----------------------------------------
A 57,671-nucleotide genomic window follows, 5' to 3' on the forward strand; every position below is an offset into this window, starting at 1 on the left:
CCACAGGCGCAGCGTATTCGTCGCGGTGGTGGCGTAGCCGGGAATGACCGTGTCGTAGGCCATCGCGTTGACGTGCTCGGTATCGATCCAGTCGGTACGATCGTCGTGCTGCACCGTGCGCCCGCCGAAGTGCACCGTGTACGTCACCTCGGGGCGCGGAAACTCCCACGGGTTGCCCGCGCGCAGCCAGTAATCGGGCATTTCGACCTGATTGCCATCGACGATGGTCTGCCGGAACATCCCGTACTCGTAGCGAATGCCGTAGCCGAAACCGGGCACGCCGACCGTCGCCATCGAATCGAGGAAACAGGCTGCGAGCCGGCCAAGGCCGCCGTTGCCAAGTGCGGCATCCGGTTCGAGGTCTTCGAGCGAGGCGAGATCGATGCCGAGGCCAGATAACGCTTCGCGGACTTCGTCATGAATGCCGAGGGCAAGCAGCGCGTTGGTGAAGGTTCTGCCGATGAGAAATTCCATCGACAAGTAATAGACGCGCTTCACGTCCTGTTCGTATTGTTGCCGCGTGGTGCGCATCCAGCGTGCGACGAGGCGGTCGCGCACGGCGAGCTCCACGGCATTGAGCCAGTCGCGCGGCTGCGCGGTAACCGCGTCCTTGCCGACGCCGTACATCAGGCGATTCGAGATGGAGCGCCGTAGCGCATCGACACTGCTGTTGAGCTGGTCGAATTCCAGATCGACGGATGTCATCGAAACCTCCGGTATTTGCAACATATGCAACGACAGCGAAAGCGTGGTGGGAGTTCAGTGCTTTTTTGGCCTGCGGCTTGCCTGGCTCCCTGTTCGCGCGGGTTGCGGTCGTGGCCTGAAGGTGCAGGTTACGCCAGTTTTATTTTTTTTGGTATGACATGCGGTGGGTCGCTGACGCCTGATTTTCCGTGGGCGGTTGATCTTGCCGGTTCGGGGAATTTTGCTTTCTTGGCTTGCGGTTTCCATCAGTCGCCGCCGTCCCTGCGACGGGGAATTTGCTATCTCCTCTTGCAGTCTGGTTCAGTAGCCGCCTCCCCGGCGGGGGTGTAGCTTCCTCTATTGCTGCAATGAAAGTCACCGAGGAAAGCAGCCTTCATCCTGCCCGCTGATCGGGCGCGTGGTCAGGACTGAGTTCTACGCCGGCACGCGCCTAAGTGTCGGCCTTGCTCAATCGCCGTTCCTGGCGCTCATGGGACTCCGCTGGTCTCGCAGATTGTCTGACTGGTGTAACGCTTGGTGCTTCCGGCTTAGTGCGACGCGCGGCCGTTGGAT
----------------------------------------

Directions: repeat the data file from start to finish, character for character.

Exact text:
A 57,671-nucleotide genomic window follows, 5' to 3' on the forward strand; every position below is an offset into this window, starting at 1 on the left:
CCACAGGCGCAGCGTATTCGTCGCGGTGGTGGCGTAGCCGGGAATGACCGTGTCGTAGGCCATCGCGTTGACGTGCTCGGTATCGATCCAGTCGGTACGATCGTCGTGCTGCACCGTGCGCCCGCCGAAGTGCACCGTGTACGTCACCTCGGGGCGCGGAAACTCCCACGGGTTGCCCGCGCGCAGCCAGTAATCGGGCATTTCGACCTGATTGCCATCGACGATGGTCTGCCGGAACATCCCGTACTCGTAGCGAATGCCGTAGCCGAAACCGGGCACGCCGACCGTCGCCATCGAATCGAGGAAACAGGCTGCGAGCCGGCCAAGGCCGCCGTTGCCAAGTGCGGCATCCGGTTCGAGGTCTTCGAGCGAGGCGAGATCGATGCCGAGGCCAGATAACGCTTCGCGGACTTCGTCATGAATGCCGAGGGCAAGCAGCGCGTTGGTGAAGGTTCTGCCGATGAGAAATTCCATCGACAAGTAATAGACGCGCTTCACGTCCTGTTCGTATTGTTGCCGCGTGGTGCGCATCCAGCGTGCGACGAGGCGGTCGCGCACGGCGAGCTCCACGGCATTGAGCCAGTCGCGCGGCTGCGCGGTAACCGCGTCCTTGCCGACGCCGTACATCAGGCGATTCGAGATGGAGCGCCGTAGCGCATCGACACTGCTGTTGAGCTGGTCGAATTCCAGATCGACGGATGTCATCGAAACCTCCGGTATTTGCAACATATGCAACGACAGCGAAAGCGTGGTGGGAGTTCAGTGCTTTTTTGGCCTGCGGCTTGCCTGGCTCCCTGTTCGCGCGGGTTGCGGTCGTGGCCTGAAGGTGCAGGTTACGCCAGTTTTATTTTTTTTGGTATGACATGCGGTGGGTCGCTGACGCCTGATTTTCCGTGGGCGGTTGATCTTGCCGGTTCGGGGAATTTTGCTTTCTTGGCTTGCGGTTTCCATCAGTCGCCGCCGTCCCTGCGACGGGGAATTTGCTATCTCCTCTTGCAGTCTGGTTCAGTAGCCGCCTCCCCGGCGGGGGTGTAGCTTCCTCTATTGCTGCAATGAAAGTCACCGAGGAAAGCAGCCTTCATCCTGCCCGCTGATCGGGCGCGTGGTCAGGACTGAGTTCTACGCCGGCACGCGCCTAAGTGTCGGCCTTGCTCAATCGCCGTTCCTGGCGCTCATGGGACTCCGCTGGTCTCGCAGATTGTCTGACTGGTGTAACGCTTGGTGCTTCCGGCTTAGTGCGACGCGCGGCCGTTGGAT